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Apartment Hunting Zen

photo: bottle depot
Substitute for refrigerator box.

Paris Life - No 27

by Laurel Avery

Paris:- December 2003:- Apartment-hunting in Paris should be a registered sport. It certainly takes a lot of stamina to train for and to emerge victorious.

I have rarely been so exhausted as I was for a week and a half last spring. However, the effort was worth it and I achieved the Holy Grail of finding an affordable and livable Paris apartment. Not only is it livable, but it even has a view of the Eiffel Tower!

The French, being French, have a serious aversion to anything which might resemble efficiency. Thus, if you are trying to find an apartment through a realtor, you need to personallyphoto: mag, particular a particular visit every realtor who may represent the arrondissement - or even particle of a quartier - where you are looking for an apartment. If you happen to want to live in this beautiful city, be sure to wear sturdy walking shoes and bring infinite protein bars.

Without exaggeration, I must have walked at least 30 kilometres in search of a place to live. A 'kilometre' in Paris is a kilo of metres and 30 of them add up to about 20 miles.

The paper to get for private-to-private apartment offers.

Parisian realtors are generally even worse than their American counterparts, if it can be believed. At least in the U.S. there is some concept of customer service, where the realtor actually calls you back every now and then. No such thing here.

It is expected that, since everyone and their mother wants to live here - and as a friend put it, "People would kill their own parents for a good apartment in Paris" - all a realtor has to do is sit back and watch the desperate homeless grovel for a space that you can barely turn around in. I've seen Twingos - a sub-car with a cute name - that have more space than a typical Paris apartment.

So, prepared to do my proper amount of grovelling, I began my apartment search. The first realtor Iphoto: realty shop encountered was actually quite nice, though in typical Parisian fashion, flirted with me outrageously the entire time. It goes with the territory and if you don't like flirty realtors, don't try to move here.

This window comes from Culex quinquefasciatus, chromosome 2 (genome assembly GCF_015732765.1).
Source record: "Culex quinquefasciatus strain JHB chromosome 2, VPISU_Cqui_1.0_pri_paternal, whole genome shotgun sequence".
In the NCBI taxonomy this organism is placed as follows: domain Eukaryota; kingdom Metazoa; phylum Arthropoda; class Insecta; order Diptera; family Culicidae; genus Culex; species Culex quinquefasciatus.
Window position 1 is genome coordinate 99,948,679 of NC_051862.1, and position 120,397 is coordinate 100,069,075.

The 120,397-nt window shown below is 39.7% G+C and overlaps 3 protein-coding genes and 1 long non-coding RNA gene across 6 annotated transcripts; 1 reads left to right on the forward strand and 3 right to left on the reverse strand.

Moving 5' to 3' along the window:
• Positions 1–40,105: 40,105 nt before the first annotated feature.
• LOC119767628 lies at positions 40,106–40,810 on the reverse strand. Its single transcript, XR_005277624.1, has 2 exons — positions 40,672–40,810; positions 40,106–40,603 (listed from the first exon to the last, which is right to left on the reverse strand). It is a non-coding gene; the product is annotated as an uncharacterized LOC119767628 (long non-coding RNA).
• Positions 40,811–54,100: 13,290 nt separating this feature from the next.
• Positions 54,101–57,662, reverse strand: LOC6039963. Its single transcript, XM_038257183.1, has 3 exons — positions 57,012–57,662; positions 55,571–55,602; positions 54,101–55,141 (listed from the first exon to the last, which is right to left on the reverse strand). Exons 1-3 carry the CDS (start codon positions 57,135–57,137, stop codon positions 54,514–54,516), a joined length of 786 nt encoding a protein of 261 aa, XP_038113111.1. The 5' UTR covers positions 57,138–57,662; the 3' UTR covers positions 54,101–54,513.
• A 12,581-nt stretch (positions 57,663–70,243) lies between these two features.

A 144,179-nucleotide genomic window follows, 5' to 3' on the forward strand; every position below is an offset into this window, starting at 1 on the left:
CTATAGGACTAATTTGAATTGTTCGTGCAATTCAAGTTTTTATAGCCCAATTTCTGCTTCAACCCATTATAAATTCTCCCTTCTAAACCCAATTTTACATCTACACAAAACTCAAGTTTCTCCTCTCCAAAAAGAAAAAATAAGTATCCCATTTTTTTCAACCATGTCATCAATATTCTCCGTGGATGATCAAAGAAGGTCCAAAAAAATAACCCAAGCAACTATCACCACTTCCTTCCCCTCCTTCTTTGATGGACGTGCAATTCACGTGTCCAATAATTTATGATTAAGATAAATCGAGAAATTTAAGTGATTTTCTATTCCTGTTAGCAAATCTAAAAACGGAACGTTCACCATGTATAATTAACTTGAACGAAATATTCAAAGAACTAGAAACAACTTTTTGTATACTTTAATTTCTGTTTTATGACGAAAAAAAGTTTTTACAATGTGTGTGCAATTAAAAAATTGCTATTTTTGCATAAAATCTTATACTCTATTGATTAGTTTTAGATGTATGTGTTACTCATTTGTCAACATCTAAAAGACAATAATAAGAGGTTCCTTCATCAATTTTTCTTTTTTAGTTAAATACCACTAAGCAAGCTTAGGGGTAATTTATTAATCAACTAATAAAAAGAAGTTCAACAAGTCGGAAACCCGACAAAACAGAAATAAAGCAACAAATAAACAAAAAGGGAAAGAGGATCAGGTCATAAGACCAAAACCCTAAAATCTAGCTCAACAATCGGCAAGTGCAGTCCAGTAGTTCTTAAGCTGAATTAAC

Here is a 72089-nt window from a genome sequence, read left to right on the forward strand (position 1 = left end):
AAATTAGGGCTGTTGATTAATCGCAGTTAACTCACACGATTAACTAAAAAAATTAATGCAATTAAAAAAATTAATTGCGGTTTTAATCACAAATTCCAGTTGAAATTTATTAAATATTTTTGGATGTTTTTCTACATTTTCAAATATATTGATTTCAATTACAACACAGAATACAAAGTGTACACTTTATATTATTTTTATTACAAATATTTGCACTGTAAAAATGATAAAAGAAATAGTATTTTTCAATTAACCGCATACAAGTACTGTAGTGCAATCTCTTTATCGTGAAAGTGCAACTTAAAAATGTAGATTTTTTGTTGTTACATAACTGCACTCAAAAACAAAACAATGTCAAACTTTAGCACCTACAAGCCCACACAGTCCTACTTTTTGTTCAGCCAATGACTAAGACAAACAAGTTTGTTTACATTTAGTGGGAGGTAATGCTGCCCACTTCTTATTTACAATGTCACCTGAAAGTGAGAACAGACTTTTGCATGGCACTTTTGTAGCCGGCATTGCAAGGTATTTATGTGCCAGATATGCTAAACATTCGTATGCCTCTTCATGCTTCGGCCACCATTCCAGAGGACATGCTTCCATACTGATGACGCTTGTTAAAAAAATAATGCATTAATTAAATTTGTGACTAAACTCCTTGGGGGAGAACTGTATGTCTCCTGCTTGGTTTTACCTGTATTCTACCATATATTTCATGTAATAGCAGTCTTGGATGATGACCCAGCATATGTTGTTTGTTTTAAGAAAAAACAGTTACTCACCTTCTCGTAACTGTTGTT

There are four of these in every block.

It must be one of the perks of being a male realtor. The most amusing aspect of this particular realtor was that the dashboard of his car was piled so high with philosophy books, from Descartes to Zen Buddhism, that he could barely see where he was driving. 'Soyez zen!' is an essential motto for apartment seekers.

Then you have the realtors who never answer the phone. When you finally get one, he tells you he has to arrange with the present tenant to see the place and will call you back. Two days later when you manage to get through to him again he tells you it has already been rented.

There's another type who you tell what you're looking for in terms of space and price. He shows you a spectacular apartment right across from Notre-Dame that you believe is only 950€ a month - as it was posted on the sign in the agency window - and when you sit down to fill out the paperwork, you see that it's really 1,850€ a month. This is not counting his 13 percent commission! Zen wears thin.

If you do manage to get lucky - like I did - you can even find the rare realtor who is friendly, listens, and seems genuinely interested in renting you a livable place. My 'find' took me up to an actual apartment that another realtor told me could not be seen until the following week. Needless to say, 'my' realtor was worth every one of the thousands of euros of his commission.

I looked at relatively wide range of apartments. Both in terms of size and cost, I didn't encounter any that I would never consider living in, the way I have in Santa Fe. For the price you pay here, you actually get decent accommodations, if you don't mind small spaces. I've seen $1,000-a-month apartments in Santa Fe that I wouldn't let a dog live in.

'My' realtor helped me set up an account with the electric company - EDF - an even more coveted prize for foreignersphoto: twinkle tour eiffel here than having an account with France Télécom. Apparently, everything here hinges on having an account with the electric company. After I got it I could get a cell phone, Internet service, a Bon Marché credit card and could probably run for President on the zen platform.

My apartment is on the 7th floor of a building, with a lovely view of the Eiffel Tower. Now the real kicker is that I actually have an elevator - ascenseur - that goes up to the 6th floor!

Few apartments have a good view of the Tour Eiffel.

A friend told me that, unless I'm Julia Roberts, I would have more luck with men here if I didn't live in a 7th floor walk-up. Most amusing. Not at all zen.

Text & photos, Laurel Avery © 2003

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